“Rest. Literally sounds ridiculous that someone would tell me I’m lazy because I choose to rest when I’m depressed instead of throwing myself into the deep end that will make me more depressed. Resting helps me recharge faster, and because I’ve done this more, my depression episodes don’t last as long.” — Sloane S. 

“When I am not at work I take breaks in between tasks. I lie down with my heating pad and just rest. I set an alarm in case I fall asleep to make sure I am on time for my next task. I still get done what I have to, but conserve energy on my low days so I won’t get overly tired and quit. I allowed my depression to get so bad once that my house was disgusting and my friends who helped me move saw it and I was so mortified for them to see it, but too exhausted to clean. I swore never again, so I force myself to clean even if it means lying down after each room.” —  Charly B. 

If you can relate, check out this list of 24 motivation tips to get through the day when you’re depressed.

5. Spending Extra Time in Bed in the Morning

“I lie in bed in the morning and think about the things I should be grateful for… I have so much, fortunately. I have a strong relationship with my husband and he helps me through this.” — Dona D.

“I just lie in bed all day and stay in my pajamas. I often even don’t take showers for days because it’s just easier not to.” — Jalisha J. 

“Even when I wake up early, I have to spend time still in bed before I can get up. I need the time to curb the anxieties and rally as best as I can for the day.” — Phaedra M.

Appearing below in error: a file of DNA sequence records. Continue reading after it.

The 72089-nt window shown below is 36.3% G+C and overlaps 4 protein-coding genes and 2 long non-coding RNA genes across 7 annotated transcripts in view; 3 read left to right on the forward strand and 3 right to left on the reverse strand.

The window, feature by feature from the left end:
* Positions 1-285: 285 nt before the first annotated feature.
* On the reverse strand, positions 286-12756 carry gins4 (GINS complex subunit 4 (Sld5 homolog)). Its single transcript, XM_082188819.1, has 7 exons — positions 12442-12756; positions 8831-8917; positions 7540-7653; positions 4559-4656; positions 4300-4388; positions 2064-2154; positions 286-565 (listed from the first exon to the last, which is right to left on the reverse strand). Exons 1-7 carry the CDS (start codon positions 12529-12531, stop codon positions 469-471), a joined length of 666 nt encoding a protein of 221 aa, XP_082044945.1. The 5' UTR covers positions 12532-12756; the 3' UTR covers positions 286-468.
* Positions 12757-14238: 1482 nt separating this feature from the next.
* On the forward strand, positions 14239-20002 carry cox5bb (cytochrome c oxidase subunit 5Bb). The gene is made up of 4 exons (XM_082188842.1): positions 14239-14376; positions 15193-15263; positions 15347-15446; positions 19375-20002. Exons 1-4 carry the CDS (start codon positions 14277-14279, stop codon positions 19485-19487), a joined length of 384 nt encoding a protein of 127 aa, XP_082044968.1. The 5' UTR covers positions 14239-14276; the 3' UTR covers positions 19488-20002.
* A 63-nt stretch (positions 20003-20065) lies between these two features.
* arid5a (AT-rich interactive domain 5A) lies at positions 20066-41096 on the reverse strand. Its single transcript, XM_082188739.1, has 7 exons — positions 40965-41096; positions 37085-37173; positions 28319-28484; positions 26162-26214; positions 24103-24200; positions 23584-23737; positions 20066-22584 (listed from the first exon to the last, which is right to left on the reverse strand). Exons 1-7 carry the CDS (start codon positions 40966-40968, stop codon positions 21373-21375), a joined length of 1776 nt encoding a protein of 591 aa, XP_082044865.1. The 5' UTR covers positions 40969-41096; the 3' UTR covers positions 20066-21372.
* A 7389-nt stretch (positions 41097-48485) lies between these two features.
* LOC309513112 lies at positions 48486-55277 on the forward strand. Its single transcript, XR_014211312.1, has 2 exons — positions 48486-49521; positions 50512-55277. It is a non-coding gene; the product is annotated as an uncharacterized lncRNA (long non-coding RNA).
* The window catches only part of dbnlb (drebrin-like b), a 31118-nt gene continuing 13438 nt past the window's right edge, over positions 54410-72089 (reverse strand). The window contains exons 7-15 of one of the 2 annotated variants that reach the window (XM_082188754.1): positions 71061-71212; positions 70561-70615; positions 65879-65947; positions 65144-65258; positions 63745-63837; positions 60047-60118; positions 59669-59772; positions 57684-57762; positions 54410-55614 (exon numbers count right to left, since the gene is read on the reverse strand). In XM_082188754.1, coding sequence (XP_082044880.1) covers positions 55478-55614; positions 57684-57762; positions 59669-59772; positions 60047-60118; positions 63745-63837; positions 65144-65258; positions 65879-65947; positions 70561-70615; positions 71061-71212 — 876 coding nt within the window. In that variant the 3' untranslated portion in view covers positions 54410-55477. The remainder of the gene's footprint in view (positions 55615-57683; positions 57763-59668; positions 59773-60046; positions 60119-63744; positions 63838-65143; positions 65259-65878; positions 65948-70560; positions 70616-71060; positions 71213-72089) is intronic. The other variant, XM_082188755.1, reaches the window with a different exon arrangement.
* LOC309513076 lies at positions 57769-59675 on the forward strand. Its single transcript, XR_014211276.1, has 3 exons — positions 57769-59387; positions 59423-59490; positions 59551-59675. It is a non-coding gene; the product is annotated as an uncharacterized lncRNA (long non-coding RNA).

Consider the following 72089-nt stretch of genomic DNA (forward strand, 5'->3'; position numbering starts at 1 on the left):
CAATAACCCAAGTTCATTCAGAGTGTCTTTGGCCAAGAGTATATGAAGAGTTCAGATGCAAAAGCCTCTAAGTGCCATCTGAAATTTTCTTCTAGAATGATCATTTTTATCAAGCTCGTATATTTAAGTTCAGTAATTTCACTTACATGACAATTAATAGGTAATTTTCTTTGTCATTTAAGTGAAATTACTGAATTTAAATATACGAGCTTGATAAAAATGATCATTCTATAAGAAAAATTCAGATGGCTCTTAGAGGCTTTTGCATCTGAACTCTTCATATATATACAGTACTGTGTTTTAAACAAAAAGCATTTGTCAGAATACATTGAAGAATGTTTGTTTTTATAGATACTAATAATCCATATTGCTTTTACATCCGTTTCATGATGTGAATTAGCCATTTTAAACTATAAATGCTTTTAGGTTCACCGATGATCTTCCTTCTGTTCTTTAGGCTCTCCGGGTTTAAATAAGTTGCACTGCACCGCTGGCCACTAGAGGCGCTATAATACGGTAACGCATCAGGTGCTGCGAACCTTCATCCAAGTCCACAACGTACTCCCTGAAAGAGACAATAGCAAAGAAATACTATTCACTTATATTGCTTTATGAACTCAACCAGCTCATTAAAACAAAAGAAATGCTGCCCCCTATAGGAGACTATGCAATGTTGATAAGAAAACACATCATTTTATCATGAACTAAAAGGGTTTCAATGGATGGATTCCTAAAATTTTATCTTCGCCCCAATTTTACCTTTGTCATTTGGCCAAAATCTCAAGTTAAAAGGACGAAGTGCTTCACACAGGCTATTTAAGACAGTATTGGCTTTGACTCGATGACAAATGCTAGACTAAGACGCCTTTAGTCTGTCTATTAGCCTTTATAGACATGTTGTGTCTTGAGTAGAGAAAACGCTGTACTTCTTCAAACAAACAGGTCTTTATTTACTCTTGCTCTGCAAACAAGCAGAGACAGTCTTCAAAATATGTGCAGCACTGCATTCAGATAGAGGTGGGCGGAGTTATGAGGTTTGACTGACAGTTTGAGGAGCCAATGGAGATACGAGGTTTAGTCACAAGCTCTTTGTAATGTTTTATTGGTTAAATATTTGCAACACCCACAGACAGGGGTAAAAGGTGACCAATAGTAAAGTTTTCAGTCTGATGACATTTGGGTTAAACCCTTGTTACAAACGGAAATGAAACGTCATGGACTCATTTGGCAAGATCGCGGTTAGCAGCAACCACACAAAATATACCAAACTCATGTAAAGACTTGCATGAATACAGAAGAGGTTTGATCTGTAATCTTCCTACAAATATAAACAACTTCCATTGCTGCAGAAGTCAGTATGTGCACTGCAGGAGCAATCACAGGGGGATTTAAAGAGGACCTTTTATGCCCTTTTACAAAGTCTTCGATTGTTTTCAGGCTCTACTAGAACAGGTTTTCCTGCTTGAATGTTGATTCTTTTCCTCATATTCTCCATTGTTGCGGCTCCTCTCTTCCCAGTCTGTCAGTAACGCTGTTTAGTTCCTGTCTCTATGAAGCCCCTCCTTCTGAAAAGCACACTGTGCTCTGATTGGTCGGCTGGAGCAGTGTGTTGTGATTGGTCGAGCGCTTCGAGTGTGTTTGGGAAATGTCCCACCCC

If you can relate, check out this list of 24 things you can do when depression keeps you in bed.

6. Neglecting Personal Hygiene

“Wear the same clothes a few times before washing them.” — Caitlin E.

“Not showering, not wearing makeup even though I feel ugly, not bothering to cover my self-harm scares because I simply don’t care. Not washing my hair even though it constantly looks wet. So basically I stop caring about things I’m normally very anal about.” — Stacey S.

“I don’t do my hair, I don’t do my makeup, and I don’t dress how I would want to. I shaved my head to not have to deal with my messy, dirty hair and I don’t do my makeup anymore even though I love to because it’s just too much energy. I also just throw on whatever clothes are closest to me when I have to go to work. Depression has just taken away everything that makes me, me.” — Gwendolyn R.

“Don’t wash my hair for weeks. It is obvious that it has not been washed, but I don’t care. Don’t wash clothes. Just wear the same pair of jeans all week. Little things that only people who really know me see: not wearing any jewelry whatsoever, staying in my room a lot on my bed, and not getting up for much of anything.” — Alexandria A.

If you can relate, check out this list of 15 “hygiene hacks” people turn to when they’re depressed.

7. Living With a Parent

“I ended up moving back into my mum’s house at the age of 31 because I had such bad depression, I couldn’t eat or wash, etc. My mum had to bathe me, like when I was a child. I’m now 36 and still in recovery. It’s hard to love myself when so many people have hurt and abused me.” — Kam S.

8. Not Being Able to Work

“I haven’t been able to work even part-time since I had ECT in 2005. People tell me I’m lucky not to have to work, which just pisses me off because they don’t know what I go through.” — Laura R.

If you can relate, you’re not alone. Read: 16 Secrets of People Who Aren’t Working Because of Their Mental Illness

9. Eating Fast Food

“Don’t get out of my PJs, order take out or grab fast food for meals because I am to exhausted to cook.” — Heather F.

If you can relate, check out these 12 tricks for feeding yourself when you’re depressed.

Originally published: August 17, 2018